“When we fight, we win. Employees should be entitled to benefits in situations like this where companies are demanding substantial concessions and use scabs to attempt to achieve their goals,” said Don Trementozzi, business manager for CWA, Local 1400, which represents most of FairPoint’s call center workers.

    Maine’s Business Court handed a major victory to former strikers at FairPoint when it reversed a decision of the Unemployment Insurance Commission that denied unemployment benefits to the employees.

    The Court’s decision rejected the Commission’s mandate that in order to obtain benefits, the employees had to prove that FairPoint had maintained substantially normal operations during the lengthy 4-month labor dispute in 2014-15.

    “The Business Court’s decision is a major victory for our members just in time for Labor Day. The decision validates what we have been saying all along—that if FairPoint wants to operate with scabs, it should pay the price and have to pay unemployment benefits,” said Pete McLaughlin, the business manager for IBEW, Local 2327, which represents most of the FairPoint utility workers.

    According to the Business Court’s decision, the Commission erred when it placed the burden of proof on employees, rather than FairPoint, to show that there had not been a stoppage of work. The Business Court’s decision was the first time that the Maine courts have addressed who has the burden of proof in labor disputes.

    Second, the Business Court rejected the Commission’s determination that when Maine amended the unemployment statute in 1985, the Legislature had changed the standard for receipt of unemployment benefits during a strike. Prior to, and even after 1985, Maine courts, like most state courts around the nation, and the Commission, had held that workers were disqualified from receiving unemployment benefits only if the strike caused a substantial curtailment of the employer’s operations.

    However, in its October 2015 decision, the Commission changed course and rejected the substantial curtailment standard; instead, the Commission held that the workers were ineligible for benefits because FairPoint had not maintained substantially normal operations during the strike, a more difficult standard to meet than the substantial curtailment standard.

    The Business Court found that the Legislature had not intended to make any change in the substantial curtailment standard.

    Finally, the Business Court held that the Commission needed to make a week by week determination of eligibility for benefits, raising the possibility that the FairPoint strikers might be entitled to benefits for some if not all weeks during the strike.

    The Business Court’s decision means that the case will be returned to the Commission to reconsider its decision. 

    “FairPoint must now prove that there was a substantial curtailment of work for each and every week of the strike. Workers do not strike often, and usually only strike as a last resort in the face of extreme employer conduct. The FairPoint strikers will be able at least for the near future to keep the unemployment benefits they received pursuant to a decision of a Department of Labor Hearing Officer, who found (unlike the Commission) that no substantial curtailment had occurred. And, it should be easier in the future for employees involved in a labor dispute to receive unemployment benefits, particularly where, as here, the employer chooses to hire strike replacements,” said Jeffrey Neil Young of the Augusta law firm Johnson, Webbert & Young.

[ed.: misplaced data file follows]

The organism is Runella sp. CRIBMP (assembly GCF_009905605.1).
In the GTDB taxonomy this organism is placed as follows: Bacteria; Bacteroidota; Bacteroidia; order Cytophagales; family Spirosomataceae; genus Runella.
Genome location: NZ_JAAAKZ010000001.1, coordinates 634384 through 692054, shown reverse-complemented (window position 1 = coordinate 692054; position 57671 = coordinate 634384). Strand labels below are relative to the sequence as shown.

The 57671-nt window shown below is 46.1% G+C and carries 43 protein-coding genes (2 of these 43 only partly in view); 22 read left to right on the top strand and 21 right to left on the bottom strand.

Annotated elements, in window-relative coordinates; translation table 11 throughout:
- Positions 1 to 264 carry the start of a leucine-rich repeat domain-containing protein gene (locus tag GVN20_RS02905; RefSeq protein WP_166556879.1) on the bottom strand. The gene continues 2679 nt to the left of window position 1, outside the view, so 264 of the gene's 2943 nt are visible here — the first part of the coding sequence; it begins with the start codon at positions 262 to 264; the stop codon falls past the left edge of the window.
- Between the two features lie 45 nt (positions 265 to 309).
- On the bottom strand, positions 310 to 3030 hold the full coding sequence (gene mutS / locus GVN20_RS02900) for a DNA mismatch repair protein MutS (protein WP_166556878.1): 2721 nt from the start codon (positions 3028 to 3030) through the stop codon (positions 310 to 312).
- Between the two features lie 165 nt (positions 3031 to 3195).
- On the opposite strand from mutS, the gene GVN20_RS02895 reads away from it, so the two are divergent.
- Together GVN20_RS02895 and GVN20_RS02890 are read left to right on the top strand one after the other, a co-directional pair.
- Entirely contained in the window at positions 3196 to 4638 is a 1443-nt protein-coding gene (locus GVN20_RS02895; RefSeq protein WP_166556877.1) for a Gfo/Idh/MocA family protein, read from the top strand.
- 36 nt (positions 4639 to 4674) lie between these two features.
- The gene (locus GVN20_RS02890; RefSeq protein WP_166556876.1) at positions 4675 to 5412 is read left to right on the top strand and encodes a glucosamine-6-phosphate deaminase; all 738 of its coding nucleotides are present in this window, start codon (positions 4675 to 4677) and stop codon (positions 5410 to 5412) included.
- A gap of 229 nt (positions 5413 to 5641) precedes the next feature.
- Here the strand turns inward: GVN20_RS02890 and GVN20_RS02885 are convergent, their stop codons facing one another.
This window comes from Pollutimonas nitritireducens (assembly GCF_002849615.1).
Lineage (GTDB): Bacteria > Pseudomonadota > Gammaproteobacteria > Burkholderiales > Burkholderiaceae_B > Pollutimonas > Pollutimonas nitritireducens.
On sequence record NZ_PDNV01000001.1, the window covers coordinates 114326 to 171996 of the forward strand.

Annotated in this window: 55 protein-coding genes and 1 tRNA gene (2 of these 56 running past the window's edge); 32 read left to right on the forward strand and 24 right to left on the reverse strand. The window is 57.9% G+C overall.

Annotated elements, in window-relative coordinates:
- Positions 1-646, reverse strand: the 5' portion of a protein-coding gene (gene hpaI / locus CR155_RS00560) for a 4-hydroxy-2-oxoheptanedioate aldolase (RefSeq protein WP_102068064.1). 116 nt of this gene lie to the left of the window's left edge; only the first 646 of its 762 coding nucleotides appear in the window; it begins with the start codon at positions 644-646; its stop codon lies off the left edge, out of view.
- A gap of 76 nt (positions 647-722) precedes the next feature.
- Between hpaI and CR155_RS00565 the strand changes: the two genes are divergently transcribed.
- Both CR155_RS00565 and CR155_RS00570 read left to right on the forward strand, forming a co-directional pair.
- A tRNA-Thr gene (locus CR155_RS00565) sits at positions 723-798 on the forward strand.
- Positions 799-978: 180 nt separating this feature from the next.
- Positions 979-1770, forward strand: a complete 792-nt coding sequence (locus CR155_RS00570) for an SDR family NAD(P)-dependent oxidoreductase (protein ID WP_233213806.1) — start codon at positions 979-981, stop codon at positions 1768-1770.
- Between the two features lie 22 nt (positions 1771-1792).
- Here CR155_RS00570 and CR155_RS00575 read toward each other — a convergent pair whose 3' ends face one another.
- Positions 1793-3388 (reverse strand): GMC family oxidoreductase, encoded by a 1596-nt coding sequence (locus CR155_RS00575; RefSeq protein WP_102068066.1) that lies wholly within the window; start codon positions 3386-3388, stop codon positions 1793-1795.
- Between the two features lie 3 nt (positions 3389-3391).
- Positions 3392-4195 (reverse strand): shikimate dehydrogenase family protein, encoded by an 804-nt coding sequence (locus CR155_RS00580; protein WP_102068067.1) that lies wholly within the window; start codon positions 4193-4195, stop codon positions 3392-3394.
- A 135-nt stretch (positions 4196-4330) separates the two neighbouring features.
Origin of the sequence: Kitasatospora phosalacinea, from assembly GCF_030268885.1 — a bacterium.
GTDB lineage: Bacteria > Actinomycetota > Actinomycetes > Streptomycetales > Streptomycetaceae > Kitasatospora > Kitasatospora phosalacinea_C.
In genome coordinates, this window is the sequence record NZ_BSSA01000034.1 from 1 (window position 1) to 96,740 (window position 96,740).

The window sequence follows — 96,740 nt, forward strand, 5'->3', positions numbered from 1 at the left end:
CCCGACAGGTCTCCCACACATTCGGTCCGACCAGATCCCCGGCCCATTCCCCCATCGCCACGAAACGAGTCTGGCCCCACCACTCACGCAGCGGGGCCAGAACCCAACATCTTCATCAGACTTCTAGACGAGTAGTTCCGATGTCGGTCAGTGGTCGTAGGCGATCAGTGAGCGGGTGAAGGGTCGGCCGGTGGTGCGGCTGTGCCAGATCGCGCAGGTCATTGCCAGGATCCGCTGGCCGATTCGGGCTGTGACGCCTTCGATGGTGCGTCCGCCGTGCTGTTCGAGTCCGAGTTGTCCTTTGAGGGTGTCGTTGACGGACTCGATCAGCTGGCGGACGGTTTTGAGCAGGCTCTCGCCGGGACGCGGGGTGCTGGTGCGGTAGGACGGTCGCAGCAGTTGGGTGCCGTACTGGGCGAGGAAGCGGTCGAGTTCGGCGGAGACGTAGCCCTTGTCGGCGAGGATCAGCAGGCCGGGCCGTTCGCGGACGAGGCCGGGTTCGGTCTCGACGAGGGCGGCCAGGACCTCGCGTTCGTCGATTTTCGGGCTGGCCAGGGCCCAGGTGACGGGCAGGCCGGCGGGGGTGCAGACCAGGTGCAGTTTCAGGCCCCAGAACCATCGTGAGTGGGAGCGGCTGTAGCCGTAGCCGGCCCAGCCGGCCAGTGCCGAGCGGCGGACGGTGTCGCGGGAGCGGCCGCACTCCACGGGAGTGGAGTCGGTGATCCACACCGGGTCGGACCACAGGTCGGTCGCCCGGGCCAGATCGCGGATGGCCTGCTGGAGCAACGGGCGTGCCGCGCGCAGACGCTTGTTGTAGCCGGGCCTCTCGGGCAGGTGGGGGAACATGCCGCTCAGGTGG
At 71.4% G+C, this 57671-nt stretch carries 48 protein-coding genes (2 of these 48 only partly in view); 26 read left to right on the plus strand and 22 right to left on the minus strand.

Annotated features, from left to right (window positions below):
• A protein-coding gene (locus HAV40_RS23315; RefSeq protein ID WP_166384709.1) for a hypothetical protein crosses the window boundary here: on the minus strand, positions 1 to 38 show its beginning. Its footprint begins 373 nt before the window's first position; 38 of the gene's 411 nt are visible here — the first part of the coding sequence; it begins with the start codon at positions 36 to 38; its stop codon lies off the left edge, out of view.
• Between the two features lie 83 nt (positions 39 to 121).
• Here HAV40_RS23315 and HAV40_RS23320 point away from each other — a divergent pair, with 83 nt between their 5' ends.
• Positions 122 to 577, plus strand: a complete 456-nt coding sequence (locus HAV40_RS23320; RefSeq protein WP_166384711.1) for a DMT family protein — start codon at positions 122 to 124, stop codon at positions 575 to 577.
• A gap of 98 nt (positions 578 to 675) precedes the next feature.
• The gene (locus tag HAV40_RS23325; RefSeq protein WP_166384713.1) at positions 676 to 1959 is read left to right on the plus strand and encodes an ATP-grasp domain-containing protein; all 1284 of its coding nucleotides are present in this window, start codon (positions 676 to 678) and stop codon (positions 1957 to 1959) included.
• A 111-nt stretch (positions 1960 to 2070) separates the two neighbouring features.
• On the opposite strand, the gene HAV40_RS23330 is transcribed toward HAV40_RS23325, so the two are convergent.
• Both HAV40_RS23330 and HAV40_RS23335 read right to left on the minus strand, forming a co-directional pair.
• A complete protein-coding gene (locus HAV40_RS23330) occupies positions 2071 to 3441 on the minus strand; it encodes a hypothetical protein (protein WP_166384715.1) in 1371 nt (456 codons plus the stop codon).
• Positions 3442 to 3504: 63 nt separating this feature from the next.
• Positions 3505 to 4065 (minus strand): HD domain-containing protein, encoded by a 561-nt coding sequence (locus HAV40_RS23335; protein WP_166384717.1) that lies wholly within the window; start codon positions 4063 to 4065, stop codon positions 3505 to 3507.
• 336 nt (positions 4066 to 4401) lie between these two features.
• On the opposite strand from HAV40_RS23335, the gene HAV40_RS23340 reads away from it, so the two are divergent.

• Study Shows Solar Saves Money for All Ratepayers in Maine by Reducing Peak Demand

    By Ramona du Houx

    An updated analysis of the “value of solar” power in Maine shows that solar installations within the state cut electricity prices for everyone in Maine who pays an electric bill, by reducing peak demand on the grid and power plants. Consumer demand for electricity peaks on hot, sunny summer afternoons, when use of air conditioning goes way up. This is when solar panels are producing power directly for homes and businesses, thereby reducing the demand for electricity from the grid. 

    The updated study shows that by reducing peak demand, the 20 megawatts (MW) of solar power currently installed in Maine will cut electricity bills by about $45 million for homeowners, renters, and businesses that do not have solar installed. Additional benefits from solar add $17 million further in ratepayer savings, avoided pollution from not burning fossil fuels (valued at $58 million), and local job creation. 

    If Maine had 250 MW of distributed solar, a five-year target lawmakers were considering last session, ratepayers would save $775 million over the life of the panels, including $560 million specifically related to reduced peak demand. 

    “Solar is the perfect solution to peak demand because you can get the most electricity from a solar array at exactly the same time that maximum consumer demand for air conditioning is straining our electric grid,” said Phil Coupe, a co-founder of local solar installer ReVision Energy. “In addition, thousands of solar arrays distributed throughout Maine, supporting the grid, are far more resilient than any centralized power plant.”

    Maine’s electricity rates continue to rise as the state’s monopoly utilities build expensive transmission lines specifically to meet demand on peak summer days. The Maine Public Utilities Commission has forecast that transmission rates will jump 30 percent from 2014-2018. Demand-reducing solar installations lower transmission costs, benefiting all ratepayers.